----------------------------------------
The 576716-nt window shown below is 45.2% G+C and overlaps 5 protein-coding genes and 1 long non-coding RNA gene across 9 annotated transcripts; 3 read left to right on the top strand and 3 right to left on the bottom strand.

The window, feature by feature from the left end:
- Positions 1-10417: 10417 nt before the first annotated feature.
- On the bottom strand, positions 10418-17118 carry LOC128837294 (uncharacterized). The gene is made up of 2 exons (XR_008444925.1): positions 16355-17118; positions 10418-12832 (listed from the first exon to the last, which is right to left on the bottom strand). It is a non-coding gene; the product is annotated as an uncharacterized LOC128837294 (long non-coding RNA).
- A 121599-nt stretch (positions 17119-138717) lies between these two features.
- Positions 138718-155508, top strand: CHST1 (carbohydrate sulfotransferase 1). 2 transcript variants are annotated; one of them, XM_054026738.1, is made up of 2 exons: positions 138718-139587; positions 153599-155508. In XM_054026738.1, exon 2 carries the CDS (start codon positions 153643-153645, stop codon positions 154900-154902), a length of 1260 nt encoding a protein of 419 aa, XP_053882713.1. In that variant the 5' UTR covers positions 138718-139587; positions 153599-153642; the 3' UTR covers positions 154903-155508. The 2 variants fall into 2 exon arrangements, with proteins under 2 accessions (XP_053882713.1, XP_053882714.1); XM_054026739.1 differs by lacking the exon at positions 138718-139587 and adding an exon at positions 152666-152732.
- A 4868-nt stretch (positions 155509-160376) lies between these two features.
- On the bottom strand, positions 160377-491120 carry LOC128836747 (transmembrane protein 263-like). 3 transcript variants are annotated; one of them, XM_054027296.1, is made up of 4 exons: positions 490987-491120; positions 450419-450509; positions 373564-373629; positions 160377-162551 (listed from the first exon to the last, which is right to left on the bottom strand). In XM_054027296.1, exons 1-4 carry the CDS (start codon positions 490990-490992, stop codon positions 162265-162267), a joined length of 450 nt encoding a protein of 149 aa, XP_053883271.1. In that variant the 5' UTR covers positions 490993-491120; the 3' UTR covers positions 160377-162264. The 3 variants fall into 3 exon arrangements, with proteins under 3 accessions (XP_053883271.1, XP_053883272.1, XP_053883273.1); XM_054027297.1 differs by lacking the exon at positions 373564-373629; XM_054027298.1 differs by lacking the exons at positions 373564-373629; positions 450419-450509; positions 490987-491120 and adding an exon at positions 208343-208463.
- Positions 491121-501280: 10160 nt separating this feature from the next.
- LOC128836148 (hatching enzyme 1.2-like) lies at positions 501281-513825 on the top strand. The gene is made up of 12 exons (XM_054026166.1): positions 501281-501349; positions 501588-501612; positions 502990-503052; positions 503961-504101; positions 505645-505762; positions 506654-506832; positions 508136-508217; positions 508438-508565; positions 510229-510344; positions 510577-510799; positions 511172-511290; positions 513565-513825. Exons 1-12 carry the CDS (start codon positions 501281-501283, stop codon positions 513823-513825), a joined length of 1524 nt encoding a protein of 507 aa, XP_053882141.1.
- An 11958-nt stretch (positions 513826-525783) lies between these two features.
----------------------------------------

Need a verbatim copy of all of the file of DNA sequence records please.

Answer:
The 576716-nt window shown below is 45.2% G+C and overlaps 5 protein-coding genes and 1 long non-coding RNA gene across 9 annotated transcripts; 3 read left to right on the top strand and 3 right to left on the bottom strand.

The window, feature by feature from the left end:
- Positions 1-10417: 10417 nt before the first annotated feature.
- On the bottom strand, positions 10418-17118 carry LOC128837294 (uncharacterized). The gene is made up of 2 exons (XR_008444925.1): positions 16355-17118; positions 10418-12832 (listed from the first exon to the last, which is right to left on the bottom strand). It is a non-coding gene; the product is annotated as an uncharacterized LOC128837294 (long non-coding RNA).
- A 121599-nt stretch (positions 17119-138717) lies between these two features.
- Positions 138718-155508, top strand: CHST1 (carbohydrate sulfotransferase 1). 2 transcript variants are annotated; one of them, XM_054026738.1, is made up of 2 exons: positions 138718-139587; positions 153599-155508. In XM_054026738.1, exon 2 carries the CDS (start codon positions 153643-153645, stop codon positions 154900-154902), a length of 1260 nt encoding a protein of 419 aa, XP_053882713.1. In that variant the 5' UTR covers positions 138718-139587; positions 153599-153642; the 3' UTR covers positions 154903-155508. The 2 variants fall into 2 exon arrangements, with proteins under 2 accessions (XP_053882713.1, XP_053882714.1); XM_054026739.1 differs by lacking the exon at positions 138718-139587 and adding an exon at positions 152666-152732.
- A 4868-nt stretch (positions 155509-160376) lies between these two features.
- On the bottom strand, positions 160377-491120 carry LOC128836747 (transmembrane protein 263-like). 3 transcript variants are annotated; one of them, XM_054027296.1, is made up of 4 exons: positions 490987-491120; positions 450419-450509; positions 373564-373629; positions 160377-162551 (listed from the first exon to the last, which is right to left on the bottom strand). In XM_054027296.1, exons 1-4 carry the CDS (start codon positions 490990-490992, stop codon positions 162265-162267), a joined length of 450 nt encoding a protein of 149 aa, XP_053883271.1. In that variant the 5' UTR covers positions 490993-491120; the 3' UTR covers positions 160377-162264. The 3 variants fall into 3 exon arrangements, with proteins under 3 accessions (XP_053883271.1, XP_053883272.1, XP_053883273.1); XM_054027297.1 differs by lacking the exon at positions 373564-373629; XM_054027298.1 differs by lacking the exons at positions 373564-373629; positions 450419-450509; positions 490987-491120 and adding an exon at positions 208343-208463.
- Positions 491121-501280: 10160 nt separating this feature from the next.
- LOC128836148 (hatching enzyme 1.2-like) lies at positions 501281-513825 on the top strand. The gene is made up of 12 exons (XM_054026166.1): positions 501281-501349; positions 501588-501612; positions 502990-503052; positions 503961-504101; positions 505645-505762; positions 506654-506832; positions 508136-508217; positions 508438-508565; positions 510229-510344; positions 510577-510799; positions 511172-511290; positions 513565-513825. Exons 1-12 carry the CDS (start codon positions 501281-501283, stop codon positions 513823-513825), a joined length of 1524 nt encoding a protein of 507 aa, XP_053882141.1.
- An 11958-nt stretch (positions 513826-525783) lies between these two features.